New Kid on the (Endurance) Block: Marunuma Swimrun
What is swimrun?
In short, a swimrun race is an endurance event combining varying distances of open water swimming and running.
Participants repeat varying distances of open water swimming and running, back and forth. Unlike an aquath(l)on, there are no transition points for changing or swapping gear. So, participants must bring all of the wear/gear that you start the race with to the finish line.
Originating in Sweden, swimrun has rapidly gained popularity in recent years and there are now over 200 races held worldwide.
In Japan, an introductory sprint distance swimrun was held in May 2017 in Tokushima. The inaugural race featuring both a standard and sprint distance was held in Marunuma (Gunma prefecture) in 2018. The second official race scheduled for late August will again be held in Marunuma.
Swimrun is inherently an endurance sport repeating varying distances of open water swimming and running. While sounding similar to aquath(l)on, swimrun has no transitions, meaning participants run in a wetsuit and swim with shoes. The use of swim tools such as pullbuoys, paddles, and short fins are often permitted.
Solo races are uncommon; instead, swimrun usually involves two people (usually of similar abilities and speed) acting together as a team to start and finish together. Teams are often tethered together and must not separate more than 10m from one another during the race.
- Rules and restrictions may change from race to race; however, standard swimrun equipment guidelines are below.
- Required Equipment: swimwear (often, a wetsuit is mandatory), fast-drying shoes with grip, bib, swim cap, and course map
- Recommended Equipment: swim paddles, pull buoy, compass, waterproof bag, first aid kit, and rope for tether (so that teammates may not be separated by more than 10 meters),
You should practice running with a wetsuit, swimming while wearing shoes, and transitioning multiple times. It’s also a good idea to consider your race style and the devices you’re willing to carry – all equipment carried at the start must be carried without throughout the race.
Just as important is the practice of racing with another person – throughout the entire course! Before a race, practicing transitions together and being attached by a cord is a key preparation for a swimrun race.
Surprise! There is no transition area for a change of clothes or holding/collection of equipment, including eye wear.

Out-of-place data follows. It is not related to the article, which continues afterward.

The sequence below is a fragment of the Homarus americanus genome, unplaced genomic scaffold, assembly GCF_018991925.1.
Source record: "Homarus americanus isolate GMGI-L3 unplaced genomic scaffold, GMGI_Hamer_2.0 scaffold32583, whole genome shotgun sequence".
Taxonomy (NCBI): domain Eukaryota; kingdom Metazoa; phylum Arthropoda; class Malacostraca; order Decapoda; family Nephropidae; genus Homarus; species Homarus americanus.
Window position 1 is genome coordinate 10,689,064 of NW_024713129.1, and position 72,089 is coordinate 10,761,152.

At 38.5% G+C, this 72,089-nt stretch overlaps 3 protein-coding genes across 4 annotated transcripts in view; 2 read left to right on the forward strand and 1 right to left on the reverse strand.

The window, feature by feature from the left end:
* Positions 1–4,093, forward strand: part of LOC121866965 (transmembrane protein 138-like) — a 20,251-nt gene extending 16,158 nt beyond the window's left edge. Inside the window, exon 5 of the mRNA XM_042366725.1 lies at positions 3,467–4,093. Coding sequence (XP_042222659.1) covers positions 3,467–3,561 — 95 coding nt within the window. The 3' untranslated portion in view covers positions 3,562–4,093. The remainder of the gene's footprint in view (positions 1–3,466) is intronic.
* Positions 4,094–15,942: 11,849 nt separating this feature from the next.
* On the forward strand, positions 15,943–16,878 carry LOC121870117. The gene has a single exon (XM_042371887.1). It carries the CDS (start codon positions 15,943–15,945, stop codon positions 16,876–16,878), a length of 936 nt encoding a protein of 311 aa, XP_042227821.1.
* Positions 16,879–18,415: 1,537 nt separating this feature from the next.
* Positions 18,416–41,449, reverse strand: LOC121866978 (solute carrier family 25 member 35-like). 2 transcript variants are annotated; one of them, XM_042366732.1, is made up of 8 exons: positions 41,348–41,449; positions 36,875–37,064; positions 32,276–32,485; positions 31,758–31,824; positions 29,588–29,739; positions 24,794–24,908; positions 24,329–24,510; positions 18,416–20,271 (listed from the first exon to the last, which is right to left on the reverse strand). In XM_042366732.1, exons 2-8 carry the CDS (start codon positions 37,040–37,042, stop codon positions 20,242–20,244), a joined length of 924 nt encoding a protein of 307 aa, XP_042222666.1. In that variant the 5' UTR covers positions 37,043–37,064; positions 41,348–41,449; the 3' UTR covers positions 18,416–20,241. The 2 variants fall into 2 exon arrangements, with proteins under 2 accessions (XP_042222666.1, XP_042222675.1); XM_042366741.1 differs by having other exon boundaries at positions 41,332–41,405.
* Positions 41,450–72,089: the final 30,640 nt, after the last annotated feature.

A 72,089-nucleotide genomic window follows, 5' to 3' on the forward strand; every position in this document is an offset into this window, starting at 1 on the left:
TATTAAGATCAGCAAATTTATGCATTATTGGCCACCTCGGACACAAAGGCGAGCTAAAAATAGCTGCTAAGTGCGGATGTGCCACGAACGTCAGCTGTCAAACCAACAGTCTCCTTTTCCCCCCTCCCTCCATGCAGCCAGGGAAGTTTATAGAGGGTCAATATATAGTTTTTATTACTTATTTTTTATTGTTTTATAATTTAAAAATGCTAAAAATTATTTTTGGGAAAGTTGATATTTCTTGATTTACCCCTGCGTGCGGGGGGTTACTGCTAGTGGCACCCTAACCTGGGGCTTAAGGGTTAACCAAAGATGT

Throughout a swimrun race, athletes are continuously swimming and running. So if you wear shoes and a wet suit, you’ll be wearing shoes while you swim and a wet suit when you run. Of course, some teams opt to place their shoes in a waterproof bag for the swim because they can swim faster without shoes.
Experimenting with transition methods and practicing the most efficient transitions is something for swimrun teams to consider.
The most common swimruns in the world range between 20 to 60KM. Sprints are usually no more than 20KM, while the longer ultra distances are often more than 50KM.
Swimrun beginners are encouraged to join the sprint distance to first learn about the sport. While the percentage of swimming and running varies among races, you should be comfortable open water swimming 3KM (if not 5KM) at a minimum.
Learn more about Swimrun
When: August 24-25, 2019
Where: Nikko National Park (Gunma Prefecture)
Distances: Standard Distance – 30KM total (swim: 8KM, run: 22KM) / Sprint Distance – 10KM (swim: 2.5KM, run: 7.5KM)
Standard: ¥52,000 (early entry: ¥48,000)
Sprint: ¥20,000 (early entry: ¥18,000)
* includes after-party
Registration Period: until July 31, 2019
August 24th (Saturday)
7:30am-8:30am Standard, Sprint packet collection, gear check
8:45am-9:30am Standard, Sprint race briefing
10:00am Standard, Sprint start
5:00pm Standard, Sprint COT
August 25th (Sunday)
9:00am-9:30am Mini race packet collection, gear check
9:30am-9:45am Mini race briefing
10:00am Mini race start
12:00pm Mini race COT
1:00pm End of event
* tentative; subject to change without notification
Marunuma Swimrun Basics
- 25% of the race course consists of open water swimming
- The run course is marked and athletes must follow the course
- Athletes who do not follow course markings will be disqualified
- Simple aid stations are available along the course; however, athletes are responsible for preparing and carrying their own and any additional hydration/nutrition
- Athletes may recce the course prior to the race in a manner respectful of local residents, rules, and regulations